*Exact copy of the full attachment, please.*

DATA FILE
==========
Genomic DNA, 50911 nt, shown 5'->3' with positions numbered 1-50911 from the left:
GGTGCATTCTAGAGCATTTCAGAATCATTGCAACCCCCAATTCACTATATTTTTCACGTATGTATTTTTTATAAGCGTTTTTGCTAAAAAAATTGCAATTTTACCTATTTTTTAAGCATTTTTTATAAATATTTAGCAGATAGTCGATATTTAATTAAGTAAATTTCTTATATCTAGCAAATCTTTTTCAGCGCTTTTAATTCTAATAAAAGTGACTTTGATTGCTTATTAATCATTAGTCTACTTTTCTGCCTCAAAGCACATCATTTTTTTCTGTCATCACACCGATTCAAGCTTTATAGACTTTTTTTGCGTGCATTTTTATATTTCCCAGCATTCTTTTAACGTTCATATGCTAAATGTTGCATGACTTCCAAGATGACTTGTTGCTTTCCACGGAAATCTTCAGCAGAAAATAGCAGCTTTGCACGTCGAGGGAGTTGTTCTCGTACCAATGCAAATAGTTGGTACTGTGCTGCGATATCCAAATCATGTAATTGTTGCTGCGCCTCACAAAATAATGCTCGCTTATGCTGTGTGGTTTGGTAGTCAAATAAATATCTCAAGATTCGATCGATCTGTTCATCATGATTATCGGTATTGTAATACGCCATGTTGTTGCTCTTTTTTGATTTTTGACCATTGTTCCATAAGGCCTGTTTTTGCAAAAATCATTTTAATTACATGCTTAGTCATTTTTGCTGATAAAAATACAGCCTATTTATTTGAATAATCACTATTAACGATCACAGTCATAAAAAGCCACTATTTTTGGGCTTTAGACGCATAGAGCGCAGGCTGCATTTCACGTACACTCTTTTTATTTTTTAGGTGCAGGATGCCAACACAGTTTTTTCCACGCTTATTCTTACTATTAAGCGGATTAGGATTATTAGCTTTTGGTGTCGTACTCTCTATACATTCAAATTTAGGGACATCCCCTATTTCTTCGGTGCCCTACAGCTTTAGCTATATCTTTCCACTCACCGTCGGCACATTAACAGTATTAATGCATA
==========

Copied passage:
Genomic DNA, 50911 nt, shown 5'->3' with positions numbered 1-50911 from the left:
GGTGCATTCTAGAGCATTTCAGAATCATTGCAACCCCCAATTCACTATATTTTTCACGTATGTATTTTTTATAAGCGTTTTTGCTAAAAAAATTGCAATTTTACCTATTTTTTAAGCATTTTTTATAAATATTTAGCAGATAGTCGATATTTAATTAAGTAAATTTCTTATATCTAGCAAATCTTTTTCAGCGCTTTTAATTCTAATAAAAGTGACTTTGATTGCTTATTAATCATTAGTCTACTTTTCTGCCTCAAAGCACATCATTTTTTTCTGTCATCACACCGATTCAAGCTTTATAGACTTTTTTTGCGTGCATTTTTATATTTCCCAGCATTCTTTTAACGTTCATATGCTAAATGTTGCATGACTTCCAAGATGACTTGTTGCTTTCCACGGAAATCTTCAGCAGAAAATAGCAGCTTTGCACGTCGAGGGAGTTGTTCTCGTACCAATGCAAATAGTTGGTACTGTGCTGCGATATCCAAATCATGTAATTGTTGCTGCGCCTCACAAAATAATGCTCGCTTATGCTGTGTGGTTTGGTAGTCAAATAAATATCTCAAGATTCGATCGATCTGTTCATCATGATTATCGGTATTGTAATACGCCATGTTGTTGCTCTTTTTTGATTTTTGACCATTGTTCCATAAGGCCTGTTTTTGCAAAAATCATTTTAATTACATGCTTAGTCATTTTTGCTGATAAAAATACAGCCTATTTATTTGAATAATCACTATTAACGATCACAGTCATAAAAAGCCACTATTTTTGGGCTTTAGACGCATAGAGCGCAGGCTGCATTTCACGTACACTCTTTTTATTTTTTAGGTGCAGGATGCCAACACAGTTTTTTCCACGCTTATTCTTACTATTAAGCGGATTAGGATTATTAGCTTTTGGTGTCGTACTCTCTATACATTCAAATTTAGGGACATCCCCTATTTCTTCGGTGCCCTACAGCTTTAGCTATATCTTTCCACTCACCGTCGGCACATTAACAGTATTAATGCATA